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The iPhone 14 Pro Max costs $1,099 to buy, but here's how much it costs to make
- An analysis firm has deduced the approximate bill-of-materials (BoM) cost of an iPhone 14 Pro Max.
- Allegedly, one of these phones costs just $464, less than half of its $1,099 retail price.
- This BoM cost is actually 3.7% higher than last year’s equivalent model.
If you want the latest and greatest iPhone, you want the iPhone 14 Pro Max. It’s the most feature-packed iPhone ever, including the latest chipset, the best camera, the biggest display, the biggest battery, and all the newest features, including Dynamic Island. All that will set you back a minimum of $1,099 for the model with 128GB of internal storage.
However, it certainly doesn’t cost Apple $1,099 to make one. According to a Counterpoint Research report, Apple spends around $464 to create one 14 Pro Max. This is known as the bill-of-materials (BoM) cost, as it summarizes all the costs of the physical aspects of the device. As you can see, the BoM cost is less than half of what you’d pay at retail — close to 42%, to be more precise.
Driving most of that cost is Apple’s own silicon. Counterpoint says that about 22% of the BoM cost of an iPhone 14 Pro Max is due to the A16 Bionic and its related components.
Of course, anytime we talk about the BoM cost of a smartphone, we need to point out that this does not represent the total cost of the phone. The BoM price does not cover things like shipment, for example, so the cost of getting an iPhone from the factory to a retail outlet (or your doorstep) isn’t included. Likewise, the BoM cost does not account for the R&D costs Apple took on to design the phone, among many other costs.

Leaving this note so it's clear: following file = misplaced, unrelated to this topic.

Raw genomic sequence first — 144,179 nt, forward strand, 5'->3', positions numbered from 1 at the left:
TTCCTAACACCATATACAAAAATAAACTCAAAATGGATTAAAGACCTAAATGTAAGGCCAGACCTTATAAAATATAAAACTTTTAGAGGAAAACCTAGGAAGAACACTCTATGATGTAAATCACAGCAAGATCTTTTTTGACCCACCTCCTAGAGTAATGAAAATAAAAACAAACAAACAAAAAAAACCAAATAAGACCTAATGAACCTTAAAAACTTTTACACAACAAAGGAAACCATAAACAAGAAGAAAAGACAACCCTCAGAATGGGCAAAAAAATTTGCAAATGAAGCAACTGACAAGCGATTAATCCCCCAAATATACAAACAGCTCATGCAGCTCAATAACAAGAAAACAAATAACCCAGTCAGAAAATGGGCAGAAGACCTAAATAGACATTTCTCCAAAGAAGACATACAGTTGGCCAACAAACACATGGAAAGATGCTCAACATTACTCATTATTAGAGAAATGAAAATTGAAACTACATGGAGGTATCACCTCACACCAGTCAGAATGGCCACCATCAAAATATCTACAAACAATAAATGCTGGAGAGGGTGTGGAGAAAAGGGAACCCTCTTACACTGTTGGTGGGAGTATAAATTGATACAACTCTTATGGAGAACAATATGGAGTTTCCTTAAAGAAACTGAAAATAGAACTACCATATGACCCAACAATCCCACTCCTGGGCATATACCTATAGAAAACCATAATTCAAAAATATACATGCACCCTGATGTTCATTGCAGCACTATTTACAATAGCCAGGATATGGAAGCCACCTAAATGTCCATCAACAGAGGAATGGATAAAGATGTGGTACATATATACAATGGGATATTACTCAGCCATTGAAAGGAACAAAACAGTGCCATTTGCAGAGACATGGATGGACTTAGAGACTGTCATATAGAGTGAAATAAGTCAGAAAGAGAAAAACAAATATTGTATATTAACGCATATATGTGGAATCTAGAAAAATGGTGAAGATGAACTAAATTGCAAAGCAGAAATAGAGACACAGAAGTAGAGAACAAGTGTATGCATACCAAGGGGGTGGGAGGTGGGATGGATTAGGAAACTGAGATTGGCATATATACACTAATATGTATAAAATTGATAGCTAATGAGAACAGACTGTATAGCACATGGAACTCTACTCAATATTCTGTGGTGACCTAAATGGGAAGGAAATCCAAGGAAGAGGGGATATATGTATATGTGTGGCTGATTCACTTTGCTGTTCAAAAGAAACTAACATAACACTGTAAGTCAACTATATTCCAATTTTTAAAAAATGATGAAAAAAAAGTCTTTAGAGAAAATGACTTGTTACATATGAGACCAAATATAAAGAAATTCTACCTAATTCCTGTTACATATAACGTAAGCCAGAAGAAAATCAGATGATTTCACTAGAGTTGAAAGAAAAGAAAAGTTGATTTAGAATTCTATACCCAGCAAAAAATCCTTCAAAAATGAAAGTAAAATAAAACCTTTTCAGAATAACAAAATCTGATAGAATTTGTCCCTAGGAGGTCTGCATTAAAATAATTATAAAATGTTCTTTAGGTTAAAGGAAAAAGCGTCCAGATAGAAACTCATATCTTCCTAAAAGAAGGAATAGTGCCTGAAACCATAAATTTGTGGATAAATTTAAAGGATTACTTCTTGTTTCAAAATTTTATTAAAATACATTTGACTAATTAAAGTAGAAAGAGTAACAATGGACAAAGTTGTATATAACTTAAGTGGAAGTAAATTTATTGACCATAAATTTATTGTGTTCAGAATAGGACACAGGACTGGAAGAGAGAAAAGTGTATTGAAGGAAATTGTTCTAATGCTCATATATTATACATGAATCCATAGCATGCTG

Still, the BoM of the iPhone 14 Pro Max is an interesting number, mainly because it is 3.7% higher than the previous iPhone 13 Pro Max. That means it costs Apple at least 3.7% more to create the largest iPhone in its most recent series, but the US retail price is still the same. This is a good representation of why smartphone prices are creeping upward worldwide (even if they’re still staying the same here in the US).
Regardless, that increase in the BoM cost for an iPhone will probably affect US pricing sooner rather than later. In other words, expect the iPhone 15 lineup to be nominally more expensive — and Android phones to follow suit.